Blue cone monochromacy: visual function and efficacy outcome measures for clinical trials.
BACKGROUND: Blue Cone Monochromacy (BCM) is an X-linked retinopathy caused by mutations in the OPN1LW / OPN1MW gene cluster, encoding long (L)- and middle (M)-wavelength sensitive cone opsins. Recent evidence shows sufficient structural integrity of cone photoreceptors in BCM to warrant consideration of a gene therapy approach to the disease. In the present study, the vision in BCM is examined, specifically seeking clinically-feasible outcomes for a future clinical trial. METHODS: BCM patients (n = 25, ages 5-72) were studied with kinetic and static chromatic perimetry, full-field sensitivity testing, and eye movement recordings. Vision at the fovea and parafovea was probed with chromatic microperimetry. RESULTS: Kinetic fields with a Goldmann size V target were generally full. Short-wavelength (S-) sensitive cone function was normal or near normal in most patients. Light-adapted perimetry results on conventional background lights were abnormally reduced; 600-nm stimuli were seen by rods whereas white stimuli were seen by both rods and S-cones. Under dark-adapted conditions, 500-nm stimuli were seen by rods in both BCM and normals. Spectral sensitivity functions in the superior retina showed retained rod and S-cone functions in BCM under dark-adapted and light-adapted conditions. In the fovea, normal subjects showed L/M-cone mediation using a 650-nm stimulus under dark-adapted conditions, whereas BCM patients had reduced sensitivity driven by rod vision. Full-field red stimuli on bright blue backgrounds were seen by L/M-cones in normal subjects whereas BCM patients had abnormally reduced and rod-mediated sensitivities. Fixation location could vary from fovea to parafovea. Chromatic microperimetry demonstrated a large loss of sensitivity to red stimuli presented on a cyan adapting background at the anatomical fovea and surrounding parafovea. CONCLUSIONS: BCM rods continue to signal vision under conditions normally associated with daylight vision. Localized and retina-wide outcome measures were examined to evaluate possible improvement of L/M-cone-based vision in a clinical trial.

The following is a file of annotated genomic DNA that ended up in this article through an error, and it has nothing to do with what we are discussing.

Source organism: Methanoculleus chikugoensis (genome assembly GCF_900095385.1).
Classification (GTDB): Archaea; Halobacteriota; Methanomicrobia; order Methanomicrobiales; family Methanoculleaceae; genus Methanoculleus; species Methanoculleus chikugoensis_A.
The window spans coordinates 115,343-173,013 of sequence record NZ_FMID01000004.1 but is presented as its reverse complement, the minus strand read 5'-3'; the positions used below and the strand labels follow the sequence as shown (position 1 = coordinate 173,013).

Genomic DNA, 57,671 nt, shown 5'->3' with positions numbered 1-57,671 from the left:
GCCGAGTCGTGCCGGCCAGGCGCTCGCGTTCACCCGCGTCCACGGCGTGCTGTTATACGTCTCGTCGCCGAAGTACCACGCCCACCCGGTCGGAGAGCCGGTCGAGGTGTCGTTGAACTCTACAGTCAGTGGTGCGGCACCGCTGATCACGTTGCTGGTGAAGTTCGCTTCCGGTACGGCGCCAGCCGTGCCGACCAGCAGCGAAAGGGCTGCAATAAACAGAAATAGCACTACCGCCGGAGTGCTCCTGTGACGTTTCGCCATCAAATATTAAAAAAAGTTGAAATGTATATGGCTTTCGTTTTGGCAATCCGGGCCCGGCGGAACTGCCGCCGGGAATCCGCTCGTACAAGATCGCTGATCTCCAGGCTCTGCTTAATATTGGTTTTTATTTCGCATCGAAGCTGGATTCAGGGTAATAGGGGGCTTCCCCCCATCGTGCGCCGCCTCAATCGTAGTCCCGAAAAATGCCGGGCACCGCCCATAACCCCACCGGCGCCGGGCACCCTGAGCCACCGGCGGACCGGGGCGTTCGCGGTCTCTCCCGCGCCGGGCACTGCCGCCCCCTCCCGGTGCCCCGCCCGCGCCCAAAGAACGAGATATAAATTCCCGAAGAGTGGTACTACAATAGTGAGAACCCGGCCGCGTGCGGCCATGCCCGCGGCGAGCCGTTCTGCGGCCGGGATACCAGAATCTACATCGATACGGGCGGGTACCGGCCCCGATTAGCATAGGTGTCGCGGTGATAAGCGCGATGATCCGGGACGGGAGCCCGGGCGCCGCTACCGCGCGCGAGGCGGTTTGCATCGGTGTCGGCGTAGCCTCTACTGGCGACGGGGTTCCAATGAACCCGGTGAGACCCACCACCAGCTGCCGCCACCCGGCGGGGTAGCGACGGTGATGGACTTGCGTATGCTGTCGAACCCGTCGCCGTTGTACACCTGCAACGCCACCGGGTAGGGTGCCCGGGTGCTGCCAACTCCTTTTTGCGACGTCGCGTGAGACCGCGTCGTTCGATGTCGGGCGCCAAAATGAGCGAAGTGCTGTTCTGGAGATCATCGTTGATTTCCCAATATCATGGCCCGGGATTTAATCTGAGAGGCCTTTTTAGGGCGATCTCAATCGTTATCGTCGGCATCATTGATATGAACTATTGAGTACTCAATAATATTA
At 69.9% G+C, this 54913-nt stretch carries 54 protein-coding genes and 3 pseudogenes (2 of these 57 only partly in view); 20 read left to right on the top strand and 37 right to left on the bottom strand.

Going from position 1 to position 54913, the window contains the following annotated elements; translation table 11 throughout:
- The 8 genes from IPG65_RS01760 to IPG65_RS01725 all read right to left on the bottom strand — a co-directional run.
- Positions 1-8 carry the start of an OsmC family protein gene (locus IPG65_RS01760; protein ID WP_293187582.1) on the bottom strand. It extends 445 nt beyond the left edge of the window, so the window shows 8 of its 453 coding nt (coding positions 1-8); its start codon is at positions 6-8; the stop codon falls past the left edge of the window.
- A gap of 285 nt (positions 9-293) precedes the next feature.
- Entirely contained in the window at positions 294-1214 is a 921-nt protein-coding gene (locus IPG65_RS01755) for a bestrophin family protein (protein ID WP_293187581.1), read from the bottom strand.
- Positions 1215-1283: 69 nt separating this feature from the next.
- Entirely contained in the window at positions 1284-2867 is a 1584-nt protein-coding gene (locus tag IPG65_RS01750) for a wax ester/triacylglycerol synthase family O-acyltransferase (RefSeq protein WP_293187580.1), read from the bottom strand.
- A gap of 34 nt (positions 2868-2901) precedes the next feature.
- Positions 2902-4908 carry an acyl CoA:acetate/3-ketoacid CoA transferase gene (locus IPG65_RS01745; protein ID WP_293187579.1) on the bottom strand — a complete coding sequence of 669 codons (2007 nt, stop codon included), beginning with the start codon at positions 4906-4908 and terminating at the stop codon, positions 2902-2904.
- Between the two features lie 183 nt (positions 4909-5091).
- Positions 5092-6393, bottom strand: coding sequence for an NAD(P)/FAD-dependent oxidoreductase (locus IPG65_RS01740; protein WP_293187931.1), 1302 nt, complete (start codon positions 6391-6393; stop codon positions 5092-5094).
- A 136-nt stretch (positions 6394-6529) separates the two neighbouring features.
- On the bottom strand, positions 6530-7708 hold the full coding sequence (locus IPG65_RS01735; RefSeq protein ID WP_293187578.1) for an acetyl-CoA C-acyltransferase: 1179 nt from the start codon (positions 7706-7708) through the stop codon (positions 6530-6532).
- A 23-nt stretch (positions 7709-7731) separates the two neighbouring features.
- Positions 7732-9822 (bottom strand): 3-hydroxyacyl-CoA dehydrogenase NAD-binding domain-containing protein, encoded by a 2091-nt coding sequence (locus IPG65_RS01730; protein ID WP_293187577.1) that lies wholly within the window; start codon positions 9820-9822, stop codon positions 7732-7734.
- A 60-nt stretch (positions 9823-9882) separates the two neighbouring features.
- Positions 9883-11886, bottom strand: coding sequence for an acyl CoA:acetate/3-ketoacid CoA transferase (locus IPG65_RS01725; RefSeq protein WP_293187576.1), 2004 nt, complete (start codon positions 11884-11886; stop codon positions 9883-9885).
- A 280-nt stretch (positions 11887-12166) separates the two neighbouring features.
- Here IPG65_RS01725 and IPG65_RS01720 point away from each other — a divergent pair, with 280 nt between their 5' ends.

Luo, X; Cideciyan, AV; Iannaccone, A; Roman, AJ; Ditta, LC; Jennings, BJ; Yatsenko, SA; Sheplock, R; Sumaroka, A; Swider, M; Schwartz, SB; Wissinger, B; Kohl, S; Jacobson, SG
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